information or activity.
SKILLFUL USE OF THINK-TIME
The 3 second period of
uninterrupted silence is a minimal amount of time unless the teacher has sound
reasons to reduce this time. There are few instructionally sound reasons for not
allowing at least 3 seconds of silence. The teacher should deliberately and
consistently wait in silence for 3-5 seconds or longer at particular times,
described above. Further, the teacher should ensure that all students also
preserve the disturbance-free silence so that both the students and teacher can
consider and process relevant information and then act accordingly. When these
behaviors occur, the teacher can claim to be skilled at using think-time. The
skillful use of think-time contributes significantly to improved teaching and
learning in the classroom.
REFERENCES AND ERIC RESOURCES
The following list of
resources includes references used to prepare this Digest. The items followed by
an ED number are available in microfiche and/or paper copies from the ERIC
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EDRS, 7420 Fullerton Road, Suite 110, Springfield, Virginia 22153-2842;
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EJ number, annotated monthly in CURRENT INDEX TO JOURNALS IN EDUCATION (CIJE),
are not available through EDRS. However, they can be located in the journal
section of most larger libraries by using the bibliographic information
provided, requested through Interlibrary Loan, or ordered from the UMI reprint
Atwood, Virginia A., and William W. Wilen. "Wait Time and Effective Social
Studies Instruction: What Can Research in Science Education Tell Us?" SOCIAL
EDUCATION 55 (March 1991): 179-81. EJ 430 537.
Casteel, J. Doyle, and Robert J. Stahl. THE SOCIAL SCIENCE OBSERVATION RECORD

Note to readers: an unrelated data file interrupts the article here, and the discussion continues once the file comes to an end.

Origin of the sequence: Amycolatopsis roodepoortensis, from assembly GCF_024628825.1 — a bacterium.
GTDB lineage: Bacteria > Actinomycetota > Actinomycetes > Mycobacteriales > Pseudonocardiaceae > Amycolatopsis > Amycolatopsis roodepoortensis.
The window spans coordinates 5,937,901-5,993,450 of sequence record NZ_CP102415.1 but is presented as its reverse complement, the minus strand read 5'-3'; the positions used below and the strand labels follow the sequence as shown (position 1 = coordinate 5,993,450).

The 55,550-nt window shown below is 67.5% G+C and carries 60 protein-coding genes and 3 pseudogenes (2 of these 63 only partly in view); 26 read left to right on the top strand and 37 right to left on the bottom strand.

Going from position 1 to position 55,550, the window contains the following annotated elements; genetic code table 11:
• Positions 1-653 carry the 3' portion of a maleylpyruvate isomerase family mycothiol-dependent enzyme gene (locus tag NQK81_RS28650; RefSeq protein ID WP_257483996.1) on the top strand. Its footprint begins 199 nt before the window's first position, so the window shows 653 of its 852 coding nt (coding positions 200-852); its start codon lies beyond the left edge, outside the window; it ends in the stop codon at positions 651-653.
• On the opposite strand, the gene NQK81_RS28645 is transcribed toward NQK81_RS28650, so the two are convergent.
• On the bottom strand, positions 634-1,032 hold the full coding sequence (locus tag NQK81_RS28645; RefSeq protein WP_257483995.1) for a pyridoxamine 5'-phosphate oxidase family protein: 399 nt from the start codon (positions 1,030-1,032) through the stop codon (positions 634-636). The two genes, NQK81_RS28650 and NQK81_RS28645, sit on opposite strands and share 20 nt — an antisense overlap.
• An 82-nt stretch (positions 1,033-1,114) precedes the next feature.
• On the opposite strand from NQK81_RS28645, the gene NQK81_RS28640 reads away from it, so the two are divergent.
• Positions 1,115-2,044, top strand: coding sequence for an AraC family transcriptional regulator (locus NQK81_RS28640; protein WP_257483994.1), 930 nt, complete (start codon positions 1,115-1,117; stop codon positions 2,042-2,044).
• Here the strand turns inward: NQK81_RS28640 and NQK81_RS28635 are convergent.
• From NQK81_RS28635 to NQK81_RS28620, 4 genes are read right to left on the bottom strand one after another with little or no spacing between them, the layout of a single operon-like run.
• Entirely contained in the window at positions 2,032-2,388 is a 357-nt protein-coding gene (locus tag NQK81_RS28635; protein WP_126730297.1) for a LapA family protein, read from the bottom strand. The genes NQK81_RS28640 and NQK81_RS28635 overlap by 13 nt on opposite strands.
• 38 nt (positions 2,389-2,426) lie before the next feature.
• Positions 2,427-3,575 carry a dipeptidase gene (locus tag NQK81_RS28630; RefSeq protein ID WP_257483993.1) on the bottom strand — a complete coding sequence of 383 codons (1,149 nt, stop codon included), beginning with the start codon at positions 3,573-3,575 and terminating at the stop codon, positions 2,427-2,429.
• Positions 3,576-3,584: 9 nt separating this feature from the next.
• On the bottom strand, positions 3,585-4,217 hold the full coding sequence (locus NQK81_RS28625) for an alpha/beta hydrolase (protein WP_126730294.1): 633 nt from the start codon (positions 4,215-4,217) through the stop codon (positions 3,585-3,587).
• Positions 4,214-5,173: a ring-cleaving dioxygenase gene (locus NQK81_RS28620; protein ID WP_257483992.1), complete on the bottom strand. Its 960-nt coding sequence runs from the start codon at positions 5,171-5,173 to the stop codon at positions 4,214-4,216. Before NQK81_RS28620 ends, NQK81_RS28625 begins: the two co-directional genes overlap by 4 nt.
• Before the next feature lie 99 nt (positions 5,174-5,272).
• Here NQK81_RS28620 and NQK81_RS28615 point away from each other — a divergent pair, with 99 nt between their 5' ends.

(SSOR): THEORETICAL CONSTRUCT AND PILOT STUDIES. Gainesville, FL : P. K. Yonge
Laboratory School, 1973. ED 101 002.
Rowe, Mary Budd. "Wait Time: Slowing Down May Be a Way of Speeding Up."
AMERICAN EDUCATOR 11 (Spring 1987): 38-43, 47. EJ 351 827.
Rowe, Mary Budd. WAIT-TIME AND REWARDS AS INSTRUCTIONAL VARIABLES, THEIR
INFLUENCE IN LANGUAGE, LOGIC, AND FATE CONTROL. Paper presented at the National
Association for Research in Science Teaching, Chicago, IL, 1972. ED 061 103.
Spohn, Betty Bowling. DO WHAT??? (USING SPECIFIC QUESTIONING TECHNIQUES TO
GET SPECIFIC RESULTS IN TRAINING). Paper presented at the Conference of the
National Society for Performance and Instruction, San Francisco, CA, 1986. ED
Stahl, Robert J. USING "THINK-TIME" BEHAVIORS TO PROMOTE STUDENTS' INFORMATION PROCESSING, LEARNING, AND ON-TASK PARTICIPATION. AN INSTRUCTIONAL MODULE. Tempe, AZ: Arizona State University, 1990.
Tobin, Kenneth. "The Role of Wait Time in Higher Cognitive Level Learning."
REVIEW OF EDUCATIONAL RESEARCH 57 (Spring 1987): 69-95. EJ 371 356.
Wilen, William W., ed. QUESTIONS, QUESTIONING TECHNIQUES, AND EFFECTIVE
TEACHING. Washington, DC: National Education Association, 1987. ED 310 102.